Also on Monday, foxsportswest.com ran a feature on Terrence’s growing resume as an NBA prospect. On Thursday Husky Haul ran a piece that explored the prospect of the 2012-13 season without either one. The two star Dawgs will have until April 10th to decide if they are in the draft or out, according to the way the rule was explained by Andy Katz of ESPN on Thursday. Katz quotes Sonny Vaccaro and John Calipari as being four square against it. For that reason count me as loving it right off the bat. I say let them go. If they are not ready and are willing to take the advise of agents and their “runners”, without any real focused feedback from NBA scouts and GM’s, let them. I’m not talking about the two UW guys this year, but prospects in general.
Time will show when they are proven wrong much more often than not and these kids will give this decision much more thought before hand rather than putting it off to getting the red carpet treatment with all of it’s finery. At this point, the more careers that are ruined by poor decisions during limo rides, the better. The college game needs to rid itself of the influence of this element (aggressive agents and the “runners” who do their dirty work, as well as that of corrupt boosters before college). The great advice of these vermin needs to be seen for what it is. Opportunism. They care about as much about these young men than pimps do about young women. Follow the money I say and you’ll find that Vaccaro (adidas) and â€œPaypal Calâ€ and his close friend William â€œWorldwide Wesâ€ Wesley (Nike) are knee deep in this corrupt “game” that stems from the summer AAU leagues that are funded by these two rival international corporate giants. I also find it a curious coincidence that Katz has these two warring hoop gangsters on speed dial for comment so readily.
Wroten and Ross, who have both had to endure a great deal of that culture I’m sure, are projected by most if not all to be first round picks. Both kids can likely be helped by another year at UW, but could probably get guaranteed money this year. It may be quite a bit more next year, if one or both of them can play themselves into the top-10 picks or better. I see Wroten as having a greater chance to do that than Ross, as he has such a tremendous upside, if he could just show a decidedly upward trend as a shooter. Ross is a great prospect too, but he may be more likely to see the value of becoming a more consistent player with one more year.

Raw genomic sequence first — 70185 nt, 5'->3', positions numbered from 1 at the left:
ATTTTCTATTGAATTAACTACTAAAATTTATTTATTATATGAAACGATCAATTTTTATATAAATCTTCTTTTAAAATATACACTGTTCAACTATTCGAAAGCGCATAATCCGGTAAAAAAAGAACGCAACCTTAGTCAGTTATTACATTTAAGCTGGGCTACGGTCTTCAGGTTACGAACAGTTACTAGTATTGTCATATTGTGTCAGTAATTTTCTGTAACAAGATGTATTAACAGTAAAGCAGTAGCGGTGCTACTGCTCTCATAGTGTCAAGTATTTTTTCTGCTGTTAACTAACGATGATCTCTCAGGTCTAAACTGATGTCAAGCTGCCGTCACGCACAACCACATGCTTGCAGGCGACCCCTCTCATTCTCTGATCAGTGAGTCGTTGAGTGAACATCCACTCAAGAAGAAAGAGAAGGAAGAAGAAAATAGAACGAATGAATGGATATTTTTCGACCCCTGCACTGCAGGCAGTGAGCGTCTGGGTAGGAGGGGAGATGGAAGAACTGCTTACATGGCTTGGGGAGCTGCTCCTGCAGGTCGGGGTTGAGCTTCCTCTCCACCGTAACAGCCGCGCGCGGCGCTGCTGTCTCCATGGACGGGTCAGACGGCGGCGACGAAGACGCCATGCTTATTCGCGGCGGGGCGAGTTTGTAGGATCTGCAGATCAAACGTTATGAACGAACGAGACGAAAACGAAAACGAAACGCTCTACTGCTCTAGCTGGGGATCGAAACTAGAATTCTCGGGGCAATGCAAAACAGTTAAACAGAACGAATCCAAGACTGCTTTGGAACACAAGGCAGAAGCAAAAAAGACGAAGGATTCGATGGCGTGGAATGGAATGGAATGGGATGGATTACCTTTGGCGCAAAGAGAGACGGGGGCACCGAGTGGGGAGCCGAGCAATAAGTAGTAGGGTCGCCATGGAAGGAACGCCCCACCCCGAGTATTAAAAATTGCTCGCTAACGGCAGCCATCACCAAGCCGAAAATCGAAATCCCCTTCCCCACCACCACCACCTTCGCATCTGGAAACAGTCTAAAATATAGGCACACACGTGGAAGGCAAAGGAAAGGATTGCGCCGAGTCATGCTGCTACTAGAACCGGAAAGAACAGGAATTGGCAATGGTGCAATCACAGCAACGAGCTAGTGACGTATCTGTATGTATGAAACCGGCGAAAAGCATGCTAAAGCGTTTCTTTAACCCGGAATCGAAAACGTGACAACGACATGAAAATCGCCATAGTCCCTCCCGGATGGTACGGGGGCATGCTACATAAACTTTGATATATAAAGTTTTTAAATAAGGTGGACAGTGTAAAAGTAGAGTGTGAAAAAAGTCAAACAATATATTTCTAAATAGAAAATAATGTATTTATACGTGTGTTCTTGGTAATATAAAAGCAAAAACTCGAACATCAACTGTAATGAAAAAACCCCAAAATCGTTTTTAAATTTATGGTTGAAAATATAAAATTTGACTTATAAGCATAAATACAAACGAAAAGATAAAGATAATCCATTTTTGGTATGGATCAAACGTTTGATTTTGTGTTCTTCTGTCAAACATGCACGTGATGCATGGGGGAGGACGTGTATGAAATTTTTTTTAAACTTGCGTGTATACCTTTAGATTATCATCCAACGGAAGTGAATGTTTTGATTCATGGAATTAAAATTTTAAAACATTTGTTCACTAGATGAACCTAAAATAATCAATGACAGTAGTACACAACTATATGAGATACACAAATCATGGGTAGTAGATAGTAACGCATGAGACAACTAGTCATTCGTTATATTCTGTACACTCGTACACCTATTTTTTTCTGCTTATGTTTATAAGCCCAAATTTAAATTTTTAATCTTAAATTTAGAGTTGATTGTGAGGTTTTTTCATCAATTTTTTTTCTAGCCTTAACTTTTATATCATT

Either way, both have a tough choice to make and I wouldn’t fault either of them too hard for making either choice. If I had to offer an opinion, I would say that Tony would benefit more from another year, but that Ross could as well. Wroten also runs the risk of lowering his stock, if he continues to shoot poorly. NBA GM’s may take a chance on him now, choosing to feel that shooting can be learned much more easily than Tony’s ability to go hard to the hoop and either score or get fouled. To me, Wroten is kind of a project though, because you really have to ask the question. What good is a guard that draws fouls so well, if he can’t shoot FT’s, let alone can be allowed to shoot wide open 20-footers and brick? I think that the smart money that makes those decisions will look closer at Tony during the workout process and very possibly decide to pass on him for other less risky prospects.
What is probably most likely to happen is that Wroten will slide to the late 1st round where he will sit on the bench for a few years and will either learn to shoot or not. If he can learn to shoot better before going into the NBA, Tony will be chosen in the high lottery, possibly the top-3 or â€œping pong picksâ€. I think that it is also entirely possible that Wroten could slip to the 2nd round. Not so for Ross, who I think will wear better in those April-June workouts and camps. Ross, however is very respectful of the legacy of Brandon Roy, who really benefited by playing his senior year at UW and putting on the consistent show that Ross really has yet to.
All this said, these two are great competitors and it would not surprise me at all to see both of them outperform their detractors, once they actually suit up for an NBA team. One thing that they have going for them is the advice and counsel of a former NBA player in their coach. On Tuesday pacifictakes.com held a panel discussion of internet fan site publishers from the Pac-12 and only host Aaron Butler (a ‘Zona fan) the OSU site guy and Griffin Bennett of Montlake Madness chose Romar. Altman also received three votes, but the winner with four votes was Tad Boyle. I feel that Romar deserved it 100%, but then again I also think that UW deserved an NCAA bid.
Lorenzo has done a very good job at UW and recently I said that he has now become the best coach in modern UW history, passing Marv Harshman, but that is a hard one. Marv will always be one of my favorite coaches. Though I don’t demote Romar after his team blew the game in the Pac-12 tournament, as some have, after reading David Eskanazi’s look back at Marv’s amazing accomplishments, I feel that the two are 1A and 1B. It’s also hard to take one over the other because though Lorenzo has accomplished more in a shorter period of time, Marv was responsible for both bringing Romar to UW as a player and was probably most responsible for his hiring as head coach in 2002. When I write my book on the history of Husky Basketball, both will be heavily featured.